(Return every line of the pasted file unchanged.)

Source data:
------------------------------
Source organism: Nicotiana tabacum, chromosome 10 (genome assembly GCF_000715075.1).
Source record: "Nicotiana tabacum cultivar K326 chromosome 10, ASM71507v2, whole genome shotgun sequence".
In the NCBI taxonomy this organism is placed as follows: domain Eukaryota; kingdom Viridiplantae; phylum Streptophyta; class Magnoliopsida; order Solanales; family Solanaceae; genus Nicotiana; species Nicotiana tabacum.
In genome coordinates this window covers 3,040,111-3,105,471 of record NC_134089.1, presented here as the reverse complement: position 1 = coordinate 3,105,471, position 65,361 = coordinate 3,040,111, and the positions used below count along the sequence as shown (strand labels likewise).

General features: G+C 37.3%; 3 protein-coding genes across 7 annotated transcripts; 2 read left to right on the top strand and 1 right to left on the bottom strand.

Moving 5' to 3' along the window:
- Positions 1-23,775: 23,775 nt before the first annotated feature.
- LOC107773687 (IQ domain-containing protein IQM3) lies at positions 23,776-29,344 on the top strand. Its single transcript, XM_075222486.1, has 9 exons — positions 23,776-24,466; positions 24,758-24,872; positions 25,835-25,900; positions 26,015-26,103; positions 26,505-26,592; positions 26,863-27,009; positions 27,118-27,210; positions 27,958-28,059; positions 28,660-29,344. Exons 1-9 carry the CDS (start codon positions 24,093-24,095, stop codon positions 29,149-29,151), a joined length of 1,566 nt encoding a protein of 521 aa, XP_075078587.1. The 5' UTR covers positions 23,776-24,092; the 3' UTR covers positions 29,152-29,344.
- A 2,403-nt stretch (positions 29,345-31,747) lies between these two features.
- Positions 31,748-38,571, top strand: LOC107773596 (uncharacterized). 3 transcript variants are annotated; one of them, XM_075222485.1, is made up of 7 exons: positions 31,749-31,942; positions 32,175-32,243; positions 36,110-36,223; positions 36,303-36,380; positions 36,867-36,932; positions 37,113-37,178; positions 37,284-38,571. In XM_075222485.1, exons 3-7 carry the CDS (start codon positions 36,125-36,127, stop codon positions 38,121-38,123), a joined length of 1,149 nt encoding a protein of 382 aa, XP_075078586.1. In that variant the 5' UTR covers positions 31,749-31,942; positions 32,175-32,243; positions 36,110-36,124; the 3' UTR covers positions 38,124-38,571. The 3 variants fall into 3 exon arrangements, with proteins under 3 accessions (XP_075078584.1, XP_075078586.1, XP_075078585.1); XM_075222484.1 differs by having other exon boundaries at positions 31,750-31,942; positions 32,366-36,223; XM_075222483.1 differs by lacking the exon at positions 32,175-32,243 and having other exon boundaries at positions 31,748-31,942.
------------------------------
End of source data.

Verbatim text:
Source organism: Nicotiana tabacum, chromosome 10 (genome assembly GCF_000715075.1).
Source record: "Nicotiana tabacum cultivar K326 chromosome 10, ASM71507v2, whole genome shotgun sequence".
In the NCBI taxonomy this organism is placed as follows: domain Eukaryota; kingdom Viridiplantae; phylum Streptophyta; class Magnoliopsida; order Solanales; family Solanaceae; genus Nicotiana; species Nicotiana tabacum.
In genome coordinates this window covers 3,040,111-3,105,471 of record NC_134089.1, presented here as the reverse complement: position 1 = coordinate 3,105,471, position 65,361 = coordinate 3,040,111, and the positions used below count along the sequence as shown (strand labels likewise).

General features: G+C 37.3%; 3 protein-coding genes across 7 annotated transcripts; 2 read left to right on the top strand and 1 right to left on the bottom strand.

Moving 5' to 3' along the window:
- Positions 1-23,775: 23,775 nt before the first annotated feature.
- LOC107773687 (IQ domain-containing protein IQM3) lies at positions 23,776-29,344 on the top strand. Its single transcript, XM_075222486.1, has 9 exons — positions 23,776-24,466; positions 24,758-24,872; positions 25,835-25,900; positions 26,015-26,103; positions 26,505-26,592; positions 26,863-27,009; positions 27,118-27,210; positions 27,958-28,059; positions 28,660-29,344. Exons 1-9 carry the CDS (start codon positions 24,093-24,095, stop codon positions 29,149-29,151), a joined length of 1,566 nt encoding a protein of 521 aa, XP_075078587.1. The 5' UTR covers positions 23,776-24,092; the 3' UTR covers positions 29,152-29,344.
- A 2,403-nt stretch (positions 29,345-31,747) lies between these two features.
- Positions 31,748-38,571, top strand: LOC107773596 (uncharacterized). 3 transcript variants are annotated; one of them, XM_075222485.1, is made up of 7 exons: positions 31,749-31,942; positions 32,175-32,243; positions 36,110-36,223; positions 36,303-36,380; positions 36,867-36,932; positions 37,113-37,178; positions 37,284-38,571. In XM_075222485.1, exons 3-7 carry the CDS (start codon positions 36,125-36,127, stop codon positions 38,121-38,123), a joined length of 1,149 nt encoding a protein of 382 aa, XP_075078586.1. In that variant the 5' UTR covers positions 31,749-31,942; positions 32,175-32,243; positions 36,110-36,124; the 3' UTR covers positions 38,124-38,571. The 3 variants fall into 3 exon arrangements, with proteins under 3 accessions (XP_075078584.1, XP_075078586.1, XP_075078585.1); XM_075222484.1 differs by having other exon boundaries at positions 31,750-31,942; positions 32,366-36,223; XM_075222483.1 differs by lacking the exon at positions 32,175-32,243 and having other exon boundaries at positions 31,748-31,942.